The future of education, innovation and technology in South Africa, Should we be worried?

I am an engineer and generally introverted. But I was asked to talk about the future of education, innovation and technology in South Africa, and make it sound interesting… I don’t even know how to make things interesting, but I’ll try. I’ll be touching on the fourth industrial revolution and whether we should be scared or not. So let’s start with taking a cold shower.

Cold Shower

So, first, education. What do I think education is?

I think that education should be empowering the next generation to surpass the current one. So, it should be a tool to uplift the poor. In South Africa, there are two main branches of education, broadly speaking, public school and private school. Followed by tertiary education which are colleges, university or Technikons. After finishing school, you are expected to go out and contribute to society. You normally have two options, go work, or go study. And in the South African context, If you don’t have a “Matric” or Grade 12 certificate, your chances of finding a job are low, or you are unemployed.

According to Stats SA, the population is spread as 41 mil, 4.6 mil, 1.2 mil, 4.6 mil, black, coloured, indian and white South Africans. In 2008 the unemployment rate was 23.5 %, and at the end of 2016 26.5 %. So why in South Africa in 2017 with a population of roughly 50 million people, is there a 25-27 % unemployment percentage? This unemployment percentage corresponds to roughly 13 million people. And roughly half of that (6.5 mil) are youth Unemployment (Under the age of 35). Should we be worried? What is the cause? Fault of Government? Fault of Apartheid? Entitlement? Industrialisation? Politics? Innovation? Access to information? Little future foresight? I don’t know. There are obvious consequences of such high unemployment, For now, High crime levels in South Africa.

The news of the fourth industrial revolution is possibly going to make this worse. If you haven’t already heard about it, you can watch this video by the world economic forum to gain insight:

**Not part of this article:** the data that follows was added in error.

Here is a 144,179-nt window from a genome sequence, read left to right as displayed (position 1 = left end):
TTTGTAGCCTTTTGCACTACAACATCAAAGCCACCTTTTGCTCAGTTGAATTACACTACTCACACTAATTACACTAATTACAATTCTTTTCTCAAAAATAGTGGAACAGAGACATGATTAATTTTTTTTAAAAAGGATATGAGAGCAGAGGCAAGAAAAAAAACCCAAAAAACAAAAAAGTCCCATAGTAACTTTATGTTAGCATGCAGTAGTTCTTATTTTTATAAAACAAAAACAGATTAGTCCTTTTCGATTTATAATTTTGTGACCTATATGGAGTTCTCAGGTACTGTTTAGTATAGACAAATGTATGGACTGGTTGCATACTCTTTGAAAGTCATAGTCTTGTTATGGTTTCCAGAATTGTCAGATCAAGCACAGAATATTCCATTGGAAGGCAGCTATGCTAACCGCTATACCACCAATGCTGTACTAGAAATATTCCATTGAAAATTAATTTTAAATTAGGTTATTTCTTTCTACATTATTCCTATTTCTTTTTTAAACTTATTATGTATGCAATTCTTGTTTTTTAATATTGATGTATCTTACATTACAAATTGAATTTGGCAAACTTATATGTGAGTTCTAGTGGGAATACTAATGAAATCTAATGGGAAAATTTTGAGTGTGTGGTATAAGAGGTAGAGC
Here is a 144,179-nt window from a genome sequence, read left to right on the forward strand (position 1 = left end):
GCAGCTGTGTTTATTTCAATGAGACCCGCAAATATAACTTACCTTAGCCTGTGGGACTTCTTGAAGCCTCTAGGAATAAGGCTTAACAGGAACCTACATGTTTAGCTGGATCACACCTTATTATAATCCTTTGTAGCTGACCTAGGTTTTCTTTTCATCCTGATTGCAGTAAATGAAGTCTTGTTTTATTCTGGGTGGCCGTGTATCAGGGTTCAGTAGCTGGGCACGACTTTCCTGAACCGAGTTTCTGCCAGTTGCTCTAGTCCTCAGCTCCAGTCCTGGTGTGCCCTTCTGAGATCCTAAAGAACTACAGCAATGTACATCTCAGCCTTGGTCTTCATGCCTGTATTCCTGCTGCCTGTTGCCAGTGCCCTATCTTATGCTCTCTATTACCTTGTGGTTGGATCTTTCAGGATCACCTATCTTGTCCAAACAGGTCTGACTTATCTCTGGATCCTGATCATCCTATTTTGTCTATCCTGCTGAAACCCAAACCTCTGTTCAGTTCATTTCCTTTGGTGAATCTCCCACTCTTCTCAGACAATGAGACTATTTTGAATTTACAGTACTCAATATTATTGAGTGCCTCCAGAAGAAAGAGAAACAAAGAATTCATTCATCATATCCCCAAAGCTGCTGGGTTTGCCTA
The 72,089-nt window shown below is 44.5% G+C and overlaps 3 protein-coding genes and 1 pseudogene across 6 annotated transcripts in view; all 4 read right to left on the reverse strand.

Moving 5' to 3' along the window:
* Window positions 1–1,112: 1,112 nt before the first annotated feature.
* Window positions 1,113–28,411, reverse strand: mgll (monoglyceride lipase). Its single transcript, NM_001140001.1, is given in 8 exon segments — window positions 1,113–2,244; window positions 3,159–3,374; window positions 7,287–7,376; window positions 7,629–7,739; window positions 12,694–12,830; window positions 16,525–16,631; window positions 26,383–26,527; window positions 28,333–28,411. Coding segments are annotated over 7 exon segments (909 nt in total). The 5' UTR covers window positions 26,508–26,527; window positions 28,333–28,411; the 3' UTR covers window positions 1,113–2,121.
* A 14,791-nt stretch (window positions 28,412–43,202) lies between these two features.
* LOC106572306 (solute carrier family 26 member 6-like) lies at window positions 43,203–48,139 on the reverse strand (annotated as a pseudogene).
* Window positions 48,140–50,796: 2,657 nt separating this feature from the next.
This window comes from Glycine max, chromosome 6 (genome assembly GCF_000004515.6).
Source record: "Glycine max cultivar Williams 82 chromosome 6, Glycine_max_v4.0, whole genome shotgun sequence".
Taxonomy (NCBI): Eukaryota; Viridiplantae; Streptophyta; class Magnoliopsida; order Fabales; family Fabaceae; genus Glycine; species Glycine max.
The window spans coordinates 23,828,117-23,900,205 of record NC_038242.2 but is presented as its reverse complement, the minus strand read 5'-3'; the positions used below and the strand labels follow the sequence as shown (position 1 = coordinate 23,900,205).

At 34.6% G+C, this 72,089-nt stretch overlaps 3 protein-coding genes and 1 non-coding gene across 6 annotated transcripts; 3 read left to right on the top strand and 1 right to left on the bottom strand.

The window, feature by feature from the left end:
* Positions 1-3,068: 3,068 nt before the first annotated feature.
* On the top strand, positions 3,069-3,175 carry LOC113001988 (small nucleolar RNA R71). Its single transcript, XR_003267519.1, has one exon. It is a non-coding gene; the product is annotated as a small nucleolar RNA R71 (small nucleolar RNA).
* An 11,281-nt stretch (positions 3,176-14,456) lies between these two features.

If you didn’t get a chance to watch the video, here is a summary of the parts I thought were interesting:

  1. The world is changing and the fourth industrial revolution will change us, the human species.’
  2. There will be moves towards a convergence of digital, physical and biological technologies.
  3. We need a new economic model which will cater to every human on the planet within the constraints of the planet that will be fairer by maximising human wellbeing.
  4. What does it mean to be human?
  5. Can we get to be Super humans?
  6. Can we visualise brain activity?
  7. Will there be Freedom of thought?
  8. What will be the future of work and how will we define it?
  9. How will we share the wealth?
  10. How can you incentivise learning with such easy access to information?

The technologies which will drive this fourth industrial revolution are believed to be artificial intelligence, robotics, the Internet of Things, autonomous vehicles, 3-D printing, nanotechnology, biotechnology, materials science, energy storage, and quantum computing.

It is currently estimated that these jobs will eliminate 5-20 % of existing jobs. Maybe your children will be taught by robots. Or in South Africa, the meter taxi drivers and uber drivers will all lose their jobs. Maybe it will take a little longer to reach South Africa, but the technology exists today.

For me as an engineer who finds all this new technology exciting, I am also faced with the realty that it doesn’t change the fact that today there are 15 million South Africans who don’t even have a job in today’s day and age. Many South Africans don’t have the means to put food on the table. Maybe innovation and technology is doing more harm than good to the outcomes of the third industrial revolution? Somehow, within the next 5-10 years, the 7 million youth unemployed people will need jobs. And I hope you didn’t forget that the children will need to be educated to meet this new revolution. That said, if you haven’t realised by now, this is the part where you go Oh F***.


How are we going to solve this problem? I have no idea. I think right now, South Africa could expand job creation in the construction and agriculture industries. Why? Because, you need jobs for people who mostly don’t have a matric. Construction and agriculture offer development opportunities because these industries easily achieve the target for a labour intensive workforce.

On that note, Mckinsy recommended in the 2012 Africa report that huge labour intensive farming for bio-fuels will provide jobs. This is only while assuming that robotics is far enough away from South Africa that this industry may be viable for the next 15 years.

Until government or industry start investing in these areas our job landscape will continue to be barren like the karoo and kalahari. In the meantime, the education sector needs to be changed by giving children access to the internet, in bulk, so that it is not financially viable to steal or sell computers. Children need to be taught enough to understand what they learn, but also enough to question what they learn. Is it valid? Is it correct? Is it historically accurate?

Both education and job creation will be like taking a cold shower. Because they’re unpleasant. I haven’t touched on many other issues like socio-economic things and race issues, because I don’t have all the answers. But for now, I will try to Wake Up and Shake Up South Africa.

-Andrew M. Hank

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